Undesirable Effects After Treatment With Dermal Fillers
April 2013 | Volume 12 | Issue 4 | Original Article | E59 | Copyright © 2013
Ana Rita Rodrigues-Barata MD and Francisco M. Camacho-Martínez MD
Department of Medical-Surgical Dermatology, Hospital Clínico Virgen Macarena School of Medicina, University of Seville, Seville, Spain
BACKGROUND: Soft tissue augmentation is one of the most frequent techniques in cosmetic dermatology. Nowadays, there are a high number of available materials. Nonanimal hyaluronic acid (HA) is one of most useful fillers for lip augmentation and for treating nasolabial folds, marionette lines, and the dynamic wrinkles of the upper face.
OBJECTIVE: To evaluate the type and management of undesirable effects of nonanimal reticulated or stabilized HA observed in our cosmetic unit in the past 3 years.
MATERIALS and METHODS: The consecutive patients using HA attending to our clinic in the past 3 years were divided into 3 categories, according to the time of presentation of the adverse reactions: immediate, early, and late-onset complications. All patients were treated.
RESULTS: Twenty-three patients presented to our clinic complaining of complications after soft tissue augmentation with HA. Ten patients presented immediate-onset complications, 8 showed early-onset complications, and 5 cases complaint of late-onset complications. Treatment of the first group consisted of hyaluronidase injection, massage, and topical antibiotics. Early- and late-onset complications were treated with intralesional triamcinolone acetonide. All patients improved, with the exception of a woman with recurrent granulomas.
CONCLUSION: Generally, undesirable effects of HA (immediate, early, or late onset) are not frequent, and when present, they improve if treated properly. Physicians need to be aware of these possible adverse events in order to establish proper treatment and prevent scarring or other sequelae.
J Drugs Dermatol. 2013;12(4):e59-e62.
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Dermal fillers have been used to improve the loss of facial volume for more than 20 years, although with the new products, this cosmetic procedure has undergone significant development in recent years, especially when used for lip augmentation1 or to restore volume of nasolabial folds, marionette lines, and dynamic wrinkles of the upper face.2 Presently, it is considered the second most popular medical cosmetic procedure in the United States.3 Although the techniques and materials are relatively safe, the number of undesirable effects reported has increased each year.
Permanent fillers are responsible for most of the reported side effects, while resorbable materials are safer. In our experience, the best resorbable material for soft tissue implantation is hyaluronic acid (HA) of nonanimal origin with a medium density (HAMD), which can be present with a high or low grade of reticulation, the last known as nonanimal stabilized HA (NASHA).4 A recent comparative study conducted by Brandt et al5 found that both small and large gel-particle HA are safe and effective in facial rejuvenation, but a new HA-based dermal filler Uma Jeunesse that uses a new cross-linking technology was shown to be safer and to have a higher longevity in skin tissue than Juvéderm.6 HA filler longevity seems to be related to the different resistance to hyaluronidase and/or free radical degradation in the different products, according to their physical properties,7 and the knowledge of this characteristics allows physicians to choose the appropriate product for each patient according to their expectations and needs.8 The adverse events (AEs) can be classified according to their onset time. Immediate-onset reactions appear in the first 24 to 48 hours after the filler injection and include vascular obstruction, reactions associated with the injection technique (erythema, edema, hematoma, pain, or tenderness),9 hypersensitivity reactions, and skin discoloration. Early-onset AEs appear within 14 days after injection and usually consist of transient reactions and infections. Late-onset complications develop more than 14 days after the injection and can present in the form of delayed hypersensitivity, product migration, nodules, and granulomas.10-12 The majority of AEs are related to inadequate injection technique, mostly at an inappropriate depth. The best level for HAMD injection is the mid or deep dermis; collagen should be injected into the reticular dermis, calcium hydroxyapatite and tricalcium phosphate in the transition between the dermis and subcutaneous tissue, and fat and polylactic acid in the subcutaneous tissue.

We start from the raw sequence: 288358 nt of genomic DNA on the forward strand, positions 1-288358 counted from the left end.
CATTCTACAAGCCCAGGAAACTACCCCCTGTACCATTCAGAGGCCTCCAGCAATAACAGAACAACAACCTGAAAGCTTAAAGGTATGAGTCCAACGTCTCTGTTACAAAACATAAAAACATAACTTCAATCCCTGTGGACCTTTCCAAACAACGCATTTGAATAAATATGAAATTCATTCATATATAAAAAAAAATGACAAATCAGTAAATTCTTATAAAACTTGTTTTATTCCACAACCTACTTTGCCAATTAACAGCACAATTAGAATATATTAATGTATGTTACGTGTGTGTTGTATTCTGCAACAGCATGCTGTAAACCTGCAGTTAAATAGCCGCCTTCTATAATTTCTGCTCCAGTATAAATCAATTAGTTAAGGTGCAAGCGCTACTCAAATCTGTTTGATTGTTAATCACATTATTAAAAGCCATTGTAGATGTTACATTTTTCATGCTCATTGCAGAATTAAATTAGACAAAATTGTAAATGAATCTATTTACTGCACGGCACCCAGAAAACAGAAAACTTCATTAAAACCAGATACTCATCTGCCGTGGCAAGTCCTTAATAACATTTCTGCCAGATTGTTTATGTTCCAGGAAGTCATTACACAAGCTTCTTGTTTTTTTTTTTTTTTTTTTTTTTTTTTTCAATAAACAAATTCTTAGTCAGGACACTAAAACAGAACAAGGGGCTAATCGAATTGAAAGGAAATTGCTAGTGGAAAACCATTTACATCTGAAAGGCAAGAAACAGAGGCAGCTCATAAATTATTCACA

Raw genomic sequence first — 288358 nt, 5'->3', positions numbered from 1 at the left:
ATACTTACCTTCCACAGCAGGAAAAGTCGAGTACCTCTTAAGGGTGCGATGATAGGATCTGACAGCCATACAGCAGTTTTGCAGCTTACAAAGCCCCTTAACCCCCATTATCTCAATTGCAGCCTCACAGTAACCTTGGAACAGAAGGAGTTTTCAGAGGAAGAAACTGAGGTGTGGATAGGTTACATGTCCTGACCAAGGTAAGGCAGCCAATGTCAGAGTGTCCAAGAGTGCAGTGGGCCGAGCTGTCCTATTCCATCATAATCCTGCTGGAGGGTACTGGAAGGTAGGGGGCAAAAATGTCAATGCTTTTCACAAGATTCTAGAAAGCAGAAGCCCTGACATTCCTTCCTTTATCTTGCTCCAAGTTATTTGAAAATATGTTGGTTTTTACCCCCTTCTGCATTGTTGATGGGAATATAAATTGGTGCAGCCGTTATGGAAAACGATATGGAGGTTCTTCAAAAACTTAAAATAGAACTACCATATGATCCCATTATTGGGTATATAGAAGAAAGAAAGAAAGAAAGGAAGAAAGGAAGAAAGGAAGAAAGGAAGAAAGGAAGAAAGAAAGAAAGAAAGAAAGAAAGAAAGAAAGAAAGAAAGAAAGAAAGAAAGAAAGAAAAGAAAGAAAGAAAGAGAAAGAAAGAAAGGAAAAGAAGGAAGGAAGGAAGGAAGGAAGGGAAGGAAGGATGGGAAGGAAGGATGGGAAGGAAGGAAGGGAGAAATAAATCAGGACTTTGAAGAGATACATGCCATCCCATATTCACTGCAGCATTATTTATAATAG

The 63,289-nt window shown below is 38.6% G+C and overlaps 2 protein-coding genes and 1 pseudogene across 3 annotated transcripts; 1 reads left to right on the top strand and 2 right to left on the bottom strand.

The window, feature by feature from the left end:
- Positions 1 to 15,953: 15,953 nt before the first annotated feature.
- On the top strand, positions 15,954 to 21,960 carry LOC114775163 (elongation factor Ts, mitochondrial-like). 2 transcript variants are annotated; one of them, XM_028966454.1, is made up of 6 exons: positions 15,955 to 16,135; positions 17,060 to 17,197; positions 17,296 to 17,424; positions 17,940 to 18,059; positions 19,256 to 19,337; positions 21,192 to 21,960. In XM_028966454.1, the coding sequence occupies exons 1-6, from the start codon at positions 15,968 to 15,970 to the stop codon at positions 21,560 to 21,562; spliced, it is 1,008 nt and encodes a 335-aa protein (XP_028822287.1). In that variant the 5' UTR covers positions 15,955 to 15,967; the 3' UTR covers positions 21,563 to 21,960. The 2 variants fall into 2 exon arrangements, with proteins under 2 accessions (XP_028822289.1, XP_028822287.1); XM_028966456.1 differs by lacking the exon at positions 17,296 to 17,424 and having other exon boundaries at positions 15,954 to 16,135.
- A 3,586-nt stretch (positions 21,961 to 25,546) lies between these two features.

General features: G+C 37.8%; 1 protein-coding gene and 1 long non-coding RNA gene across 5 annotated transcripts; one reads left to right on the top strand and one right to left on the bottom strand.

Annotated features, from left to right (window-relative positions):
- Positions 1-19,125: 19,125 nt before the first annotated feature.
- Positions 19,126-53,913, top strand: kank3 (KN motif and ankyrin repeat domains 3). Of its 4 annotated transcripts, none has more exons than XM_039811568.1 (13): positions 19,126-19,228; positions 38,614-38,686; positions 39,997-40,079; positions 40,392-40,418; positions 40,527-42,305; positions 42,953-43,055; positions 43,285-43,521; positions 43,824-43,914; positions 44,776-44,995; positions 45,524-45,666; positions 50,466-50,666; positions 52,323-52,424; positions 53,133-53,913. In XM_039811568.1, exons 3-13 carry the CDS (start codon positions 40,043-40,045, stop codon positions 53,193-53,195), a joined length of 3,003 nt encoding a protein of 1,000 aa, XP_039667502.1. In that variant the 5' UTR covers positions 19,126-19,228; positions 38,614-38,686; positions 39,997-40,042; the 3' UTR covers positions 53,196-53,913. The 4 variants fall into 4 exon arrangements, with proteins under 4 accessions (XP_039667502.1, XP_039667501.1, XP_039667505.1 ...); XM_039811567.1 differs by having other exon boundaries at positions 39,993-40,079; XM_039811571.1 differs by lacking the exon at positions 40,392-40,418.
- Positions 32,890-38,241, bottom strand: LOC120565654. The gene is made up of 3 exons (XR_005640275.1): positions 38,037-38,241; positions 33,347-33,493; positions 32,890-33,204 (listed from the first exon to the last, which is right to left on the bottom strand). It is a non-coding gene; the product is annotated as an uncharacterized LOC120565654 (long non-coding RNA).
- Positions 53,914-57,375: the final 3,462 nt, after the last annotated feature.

In this situation, we decided to evaluate the complications of soft tissue augmentation with nonanimal reticulated or stabilized HA observed in our cosmetic unit in the past 3 years.
MATERIAL AND METHODS
We reviewed consecutive patients who presented to our cosmetic unit in the past 3 years complaining about AEs associated with absorbable fillers for soft tissue augmentation, concretely HA. All patients received the filler injection outside our clinic.